Designed by Fritz Fiedler, and first presented in February at the 1936 Berlin Motor Show, the 326 was offered for sale from May of that year. Featuring a box chassis that could readily be adapted for derivative models, the 326 was the first BMW available with four doors. Also innovative were the torsion bar rear suspension and the hydraulic brake control. The car was offered as a four-door sedan and as a two- or four-door cabriolet. The BMW 320, BMW 321, BMW 327, and BMW 335 were based on the 326. The streamlined form of the body contrasted with previous relatively upright BMWs: drag was presumably reduced further by including a fixed cover over the spare wheel at the back.
The 1971 cc straight 6 engine was a slightly bored out version of the 319’s power plant. In the 326 application, it was fed by twin Solex carburetors to produce a claimed maximum output of 50 PS (37 kW) at 3750 rpm.The advertised Autobahn top speed was 115 km/h (72 mph).
The four-speed gear box was supported by freewheeling on the bottom ratios and synchromesh on the top two.
The 326 was a success. By the time production was suspended in 1941, the Eisenach plant had produced 15,949.
In 1945, Eisenach was occupied by US forces. However, the wartime allies had already agreed that Thuringia would fall within the Soviet occupation zone. The plant that BMW had originally acquired in 1929 was not fully destroyed, and it was possible for returning survivors to assemble a small number of postwar 326s. A modernised version, badged initially as the BMW 340, emerged around 1948. Despite the nomenclature, it was clear that BMW’s Eisenach plant was no longer under the control of BMW: later BMW 340s, still based on the prewar 326, were badged as EMW 340s following a protracted dispute concerning title to the BMW name. It was, perhaps, a tribute to the 326's perceived excellence, together with the skills of the workers who had struggled to revive it, that the Eisenach plant was permitted to produce the BMW design till approximately 1955, long after the Auto Union assembly facilities at nearby Zwickau had been dismantled and removed to Russia as part of the war reparations package.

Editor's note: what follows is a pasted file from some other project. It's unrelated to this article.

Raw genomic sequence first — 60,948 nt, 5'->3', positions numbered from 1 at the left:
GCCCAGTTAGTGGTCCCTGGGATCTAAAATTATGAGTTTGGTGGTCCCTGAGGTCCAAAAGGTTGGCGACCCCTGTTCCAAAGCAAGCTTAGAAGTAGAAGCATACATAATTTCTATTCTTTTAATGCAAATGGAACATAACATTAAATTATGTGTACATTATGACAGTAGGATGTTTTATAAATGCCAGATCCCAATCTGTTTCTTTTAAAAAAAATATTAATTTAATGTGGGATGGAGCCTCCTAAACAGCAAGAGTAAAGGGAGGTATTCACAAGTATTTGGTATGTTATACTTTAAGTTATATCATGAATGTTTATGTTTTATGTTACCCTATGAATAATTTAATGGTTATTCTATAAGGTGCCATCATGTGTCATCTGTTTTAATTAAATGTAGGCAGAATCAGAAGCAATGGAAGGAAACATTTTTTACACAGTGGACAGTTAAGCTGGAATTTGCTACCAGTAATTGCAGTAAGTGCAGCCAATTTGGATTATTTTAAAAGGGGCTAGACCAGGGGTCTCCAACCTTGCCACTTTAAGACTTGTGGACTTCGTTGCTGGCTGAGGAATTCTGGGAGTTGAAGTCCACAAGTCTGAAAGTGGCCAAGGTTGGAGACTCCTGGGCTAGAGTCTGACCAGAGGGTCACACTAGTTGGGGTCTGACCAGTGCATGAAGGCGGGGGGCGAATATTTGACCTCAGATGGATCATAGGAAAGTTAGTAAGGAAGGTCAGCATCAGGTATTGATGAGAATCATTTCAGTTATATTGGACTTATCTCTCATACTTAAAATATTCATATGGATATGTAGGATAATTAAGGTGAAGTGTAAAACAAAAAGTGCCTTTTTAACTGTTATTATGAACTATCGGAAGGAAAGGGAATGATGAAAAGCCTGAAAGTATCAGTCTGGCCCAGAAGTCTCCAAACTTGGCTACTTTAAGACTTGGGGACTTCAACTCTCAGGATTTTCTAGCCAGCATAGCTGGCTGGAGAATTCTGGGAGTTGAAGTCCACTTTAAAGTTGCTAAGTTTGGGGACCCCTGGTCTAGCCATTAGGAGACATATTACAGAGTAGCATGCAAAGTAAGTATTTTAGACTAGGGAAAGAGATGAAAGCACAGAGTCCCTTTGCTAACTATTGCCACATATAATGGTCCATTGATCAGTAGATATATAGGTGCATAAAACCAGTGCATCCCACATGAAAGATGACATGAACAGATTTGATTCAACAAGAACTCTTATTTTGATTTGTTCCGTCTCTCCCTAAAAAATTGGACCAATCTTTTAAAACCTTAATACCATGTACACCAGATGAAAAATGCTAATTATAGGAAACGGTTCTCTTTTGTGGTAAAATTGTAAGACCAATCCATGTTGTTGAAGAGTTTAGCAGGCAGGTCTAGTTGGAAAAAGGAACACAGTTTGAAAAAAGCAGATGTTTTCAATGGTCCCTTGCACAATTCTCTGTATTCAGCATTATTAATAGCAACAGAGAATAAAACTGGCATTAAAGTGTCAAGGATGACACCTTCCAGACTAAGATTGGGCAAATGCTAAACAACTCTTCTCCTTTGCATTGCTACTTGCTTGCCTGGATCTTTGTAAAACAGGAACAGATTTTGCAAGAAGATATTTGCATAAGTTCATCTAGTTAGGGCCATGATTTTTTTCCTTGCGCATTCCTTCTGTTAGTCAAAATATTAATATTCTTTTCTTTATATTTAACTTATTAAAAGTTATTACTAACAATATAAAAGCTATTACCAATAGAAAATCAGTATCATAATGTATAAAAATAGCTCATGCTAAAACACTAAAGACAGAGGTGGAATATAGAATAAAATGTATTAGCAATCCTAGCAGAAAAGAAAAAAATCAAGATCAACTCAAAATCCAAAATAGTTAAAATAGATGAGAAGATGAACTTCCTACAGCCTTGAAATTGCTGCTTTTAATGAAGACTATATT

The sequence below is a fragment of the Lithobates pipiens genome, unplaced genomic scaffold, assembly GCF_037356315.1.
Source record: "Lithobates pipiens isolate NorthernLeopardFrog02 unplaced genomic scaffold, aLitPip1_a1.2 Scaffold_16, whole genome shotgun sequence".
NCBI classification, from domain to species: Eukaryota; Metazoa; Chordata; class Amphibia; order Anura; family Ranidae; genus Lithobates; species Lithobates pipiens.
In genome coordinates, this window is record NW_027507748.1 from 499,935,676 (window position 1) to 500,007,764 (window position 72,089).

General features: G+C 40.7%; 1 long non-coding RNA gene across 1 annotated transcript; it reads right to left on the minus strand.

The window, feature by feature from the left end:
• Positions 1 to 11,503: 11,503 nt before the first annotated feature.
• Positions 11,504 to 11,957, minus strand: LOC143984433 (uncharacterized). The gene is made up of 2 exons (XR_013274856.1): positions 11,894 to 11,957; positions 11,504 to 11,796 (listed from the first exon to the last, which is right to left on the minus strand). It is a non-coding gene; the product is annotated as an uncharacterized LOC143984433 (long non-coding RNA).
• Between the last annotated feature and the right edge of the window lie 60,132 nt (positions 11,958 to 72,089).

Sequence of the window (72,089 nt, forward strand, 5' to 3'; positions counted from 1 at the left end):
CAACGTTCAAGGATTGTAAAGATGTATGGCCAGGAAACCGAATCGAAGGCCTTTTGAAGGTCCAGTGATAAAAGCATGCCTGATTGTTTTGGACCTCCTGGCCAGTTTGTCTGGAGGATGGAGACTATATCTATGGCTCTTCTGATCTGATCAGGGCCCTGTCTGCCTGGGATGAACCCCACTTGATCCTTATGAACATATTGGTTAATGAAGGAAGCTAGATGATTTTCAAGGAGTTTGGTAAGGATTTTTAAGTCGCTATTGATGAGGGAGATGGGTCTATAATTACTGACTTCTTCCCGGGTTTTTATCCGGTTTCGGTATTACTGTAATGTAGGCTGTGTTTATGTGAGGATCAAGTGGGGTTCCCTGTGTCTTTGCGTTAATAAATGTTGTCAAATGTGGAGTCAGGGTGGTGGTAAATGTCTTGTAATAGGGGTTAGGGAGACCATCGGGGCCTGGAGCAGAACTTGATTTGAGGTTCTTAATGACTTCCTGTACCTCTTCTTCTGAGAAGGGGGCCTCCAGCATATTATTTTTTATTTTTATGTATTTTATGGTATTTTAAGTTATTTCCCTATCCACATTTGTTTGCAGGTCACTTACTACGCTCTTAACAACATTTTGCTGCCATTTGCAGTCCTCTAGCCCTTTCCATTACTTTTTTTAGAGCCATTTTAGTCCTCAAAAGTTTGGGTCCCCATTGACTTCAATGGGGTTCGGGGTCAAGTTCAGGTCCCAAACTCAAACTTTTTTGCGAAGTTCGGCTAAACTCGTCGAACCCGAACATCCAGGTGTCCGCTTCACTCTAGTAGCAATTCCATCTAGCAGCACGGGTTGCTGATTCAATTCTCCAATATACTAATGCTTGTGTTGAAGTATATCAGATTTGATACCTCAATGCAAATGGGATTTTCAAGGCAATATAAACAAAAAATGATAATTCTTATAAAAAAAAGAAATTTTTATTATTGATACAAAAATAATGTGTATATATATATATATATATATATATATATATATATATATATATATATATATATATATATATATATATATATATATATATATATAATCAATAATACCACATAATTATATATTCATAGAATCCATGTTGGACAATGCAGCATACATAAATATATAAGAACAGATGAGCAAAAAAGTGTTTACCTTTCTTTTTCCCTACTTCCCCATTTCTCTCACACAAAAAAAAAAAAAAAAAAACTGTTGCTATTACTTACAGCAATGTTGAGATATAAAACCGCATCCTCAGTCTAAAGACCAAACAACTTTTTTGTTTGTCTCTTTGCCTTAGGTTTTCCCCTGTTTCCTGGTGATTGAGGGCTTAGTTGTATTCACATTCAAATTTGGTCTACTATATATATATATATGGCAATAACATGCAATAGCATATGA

The Russians were not alone in being impressed by the 326. Detailed plans of the sedan and coupé derivative models were also rescued by the British. Family connections, involving the founder of the Bristol Aeroplane Company and a Frazer-Nash director who had imported to England and adapted BMW designs in the 1930s, led to Bristol. A succession of Bristols cars introduced between 1947 and 1953 were unapologetic developments of the respected BMW design. Ten years after the war's end, Bristol’s 403 produced between 1953 and 1955 retained a BMW style front grill: under the skin the engine had been extensively upgraded, and the Bristol 403 now offered a claimed output of 100 bhp (75 kW). The engine size, at 1971 cc, was unchanged, however.